With the stakes so high, consumers need to be able to fully understand the costs and risks of borrowing on credit, and they need to be able to comparison shop for the best deal. Consumers deserve to have someone who will stand on their side, who will protect them against fraud, and who will ensure they are treated fairly. The new Consumer Bureau was created to make sure that these things are achieved for all Americans. The good news is that we have already gotten started.

Over time, we will judge the success of our efforts by considering whether consumers are treated more fairly and with more clarity and candor in the financial marketplace. We deeply believe that we must hear from Americans about their experiences.

Can you share your experience?

https://help.consumerfinance.gov/app/tellyourstory

Think about your own family members. Like all of us, they want to be able to use consumer credit to make their lives better, not worse. That is our goal as well. The financial marketplace can be a potent arena that helps people find and seize opportunity, not condemn them to bewildering failure. By working every day to protect consumers, we will help to fashion a more resilient economy and a stronger country. Join us; work with us; help us make it so.

Thank you,
Richard Cordray
Director
The Consumer Financial Protection Bureau

Know Before You Owe — for Students

The Consumer Financial Protection Bureau

For generations, a college degree has helped Americans achieve a better future. But as education costs go up and families continue to face a tough economy, there’s a new challenge:

How do we make sure students can understand the costs and risks of the loans they will use to pay for the schools they want to attend?

Too often, school financial aid offers don’t effectively deliver this information. We want to change that, and we’ve got an idea that we hope can help.

Check it out.
www.consumerfinance.gov/students/knowbeforeyouowe/

Know Before You Owe: student loans

 

The Department of Education is going to publish a model financial aid form that schools can use to communicate financial aid offers to students and their families. We are partnering with the Department to learn what people think is useful.

Together, we’ve created an early draft of what a model form might look like, and we want your opinion. This isn’t a formal proposal, but we believe it’s a really good thought-starter.

We’re calling it Know Before You Owe for student loans.

Maybe you’re a parent or student. Maybe you work in lending or loan servicing. Or maybe you’re just interested in how we ensure that students in American higher education understand their financial situations.
Whatever your reason, we want to hear from you. What’s useful? What’s not?

Let us know what you think:  www.consumerfinance.gov/students/knowbeforeyouowe/

Paying for college is stressful enough. One thing that doesn’t need to be is figuring out the basics of what you’re going to pay and what your options are.

Know Before You Owe for student loans is our first step in trying to make it easier.

Continue to ConsumerFinance.gov

OWS News Update from Sen. Bernie Sanders

The Occupy Wall Street protests are shining a national spotlight on the most powerful, dangerous and secretive economic and political force in America.

If this country is to break out of this horrendous recession and create the millions of jobs we desperately need, if we are going to create a modicum of financial stability for the future, there is no question but that the American people are going to have to take a very hard look at Wall Street and demand fundamental reforms.  I hope these protests are the beginning of that process.

Click here to read my recent op-ed at the Huffington Post.

Let us never forget that as a result of the greed, recklessness and illegal behavior on Wall Street, this country was plunged into the worst economic downturn since the Great Depression.  Millions of Americans lost their jobs, homes and life savings as the middle class underwent an unprecedented collapse.  Sadly, despite all the suffering caused by Wall Street, there is no reason to believe that the major financial institutions have changed their ways, or that future financial disasters and bailouts will not happen again.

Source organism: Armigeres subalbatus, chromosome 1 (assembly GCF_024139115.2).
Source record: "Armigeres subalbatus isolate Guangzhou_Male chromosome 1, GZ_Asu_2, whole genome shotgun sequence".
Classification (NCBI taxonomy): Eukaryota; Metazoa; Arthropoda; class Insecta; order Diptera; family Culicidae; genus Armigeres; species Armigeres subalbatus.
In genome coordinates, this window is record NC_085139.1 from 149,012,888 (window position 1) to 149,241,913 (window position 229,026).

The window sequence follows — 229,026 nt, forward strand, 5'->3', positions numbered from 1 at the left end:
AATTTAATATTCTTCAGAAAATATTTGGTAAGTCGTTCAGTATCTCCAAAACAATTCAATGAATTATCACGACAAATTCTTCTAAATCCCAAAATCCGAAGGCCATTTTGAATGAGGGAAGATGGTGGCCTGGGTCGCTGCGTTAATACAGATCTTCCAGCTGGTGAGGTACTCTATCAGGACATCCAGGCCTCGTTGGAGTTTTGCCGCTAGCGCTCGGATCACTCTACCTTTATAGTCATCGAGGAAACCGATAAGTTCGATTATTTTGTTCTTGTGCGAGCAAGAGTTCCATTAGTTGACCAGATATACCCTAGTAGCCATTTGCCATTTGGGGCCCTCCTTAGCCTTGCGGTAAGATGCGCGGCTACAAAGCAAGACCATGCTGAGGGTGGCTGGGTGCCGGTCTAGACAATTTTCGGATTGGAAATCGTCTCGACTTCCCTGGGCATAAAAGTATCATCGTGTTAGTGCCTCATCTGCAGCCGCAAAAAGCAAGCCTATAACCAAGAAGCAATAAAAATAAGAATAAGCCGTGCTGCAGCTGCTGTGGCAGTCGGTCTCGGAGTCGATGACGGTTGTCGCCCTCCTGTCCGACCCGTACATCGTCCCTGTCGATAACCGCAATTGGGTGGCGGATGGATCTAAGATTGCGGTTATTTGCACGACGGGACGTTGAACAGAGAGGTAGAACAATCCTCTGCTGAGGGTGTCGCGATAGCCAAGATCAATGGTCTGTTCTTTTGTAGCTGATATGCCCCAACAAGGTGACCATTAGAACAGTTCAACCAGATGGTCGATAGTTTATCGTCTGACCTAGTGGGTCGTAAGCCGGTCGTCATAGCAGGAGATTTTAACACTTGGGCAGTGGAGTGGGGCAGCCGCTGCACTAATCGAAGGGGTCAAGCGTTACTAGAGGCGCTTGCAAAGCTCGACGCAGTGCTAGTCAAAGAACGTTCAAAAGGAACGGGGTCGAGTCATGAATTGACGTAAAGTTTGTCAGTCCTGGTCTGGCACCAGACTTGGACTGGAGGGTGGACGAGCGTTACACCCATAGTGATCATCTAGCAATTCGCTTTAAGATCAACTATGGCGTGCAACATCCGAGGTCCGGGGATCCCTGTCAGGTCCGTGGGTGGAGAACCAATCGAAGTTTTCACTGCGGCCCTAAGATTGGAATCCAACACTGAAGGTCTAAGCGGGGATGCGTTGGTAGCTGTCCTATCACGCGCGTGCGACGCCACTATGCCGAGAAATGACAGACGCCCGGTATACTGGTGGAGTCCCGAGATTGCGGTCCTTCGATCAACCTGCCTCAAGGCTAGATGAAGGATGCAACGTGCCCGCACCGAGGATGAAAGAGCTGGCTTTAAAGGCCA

The question now becomes: how do we change the financial system so that it works for all Americans, not just the top one percent?

Here are several proposals that I am working on:

  1. If a financial institution is too big to fail, it is too big to exist.  Today, the six largest financial institutions in America have assets equivalent to 65% of the United States’ GDP – $9.4 trillion dollars.  It is time to take a page from Teddy Roosevelt and break up these behemoths so that there will be real competition in the financial industry and, when big banks fail again, there will be no need to bail them out.
  2. Put a cap on credit card interest rates to end usury.  When credit card companies charge 25- or 30-percent interest rates they are not engaged in the business of “making credit available” to their customers.  They are involved in extortion, usury and loan-sharking.
  3. The Federal Reserve needs to provide small businesses in America with the same low-interest loans it gave to foreign banks.  When Wall Street collapsed, the Fed lent out $16 trillion in low interest loans to central banks around the world and every major financial institution in this country.  Now, at a time when small businesses can’t get the loans they need, it is time for the Fed to create millions of American jobs by providing low-interest loans directly to small businesses.
  4. Stop Wall Street oil speculators from artificially increasing gasoline and heating oil prices.  Wall Street speculators are buying and selling billions of barrels of oil in the energy futures market with no intention of using a drop for any purpose other than to make a quick buck.  We have got to end excessive oil speculation and bring needed relief to American consumers in lower oil and gas prices.
  5. Demand that Wall Street invest in the job-creating productive economy, instead of gambling on worthless derivatives.  The American people have got to make it crystal clear to Wall Street that the era of excessive speculation is over.  The “heads, bankers win; tails, everyone else loses” financial system must end.
  6. Establish a Wall Street speculation fee on credit default swaps, derivatives, stock options and futures.  Both the economic crisis and the deficit crisis are a direct result of the greed and recklessness on Wall Street.  Establishing a speculation fee would reduce gambling on Wall Street, encourage the financial sector to invest in the productive economy, and significantly reduce the deficit without harming average Americans.

Click here to read my full op-ed at the Huffington Post.

The Occupy Wall Street demonstrators are shining a light on one of the most serious problems facing the United States — the greed and power of Wall Street.  Now is the time for the American people to demand that the president and Congress follow that light — and act.  The future of our economy is at stake.

Thank you for your support.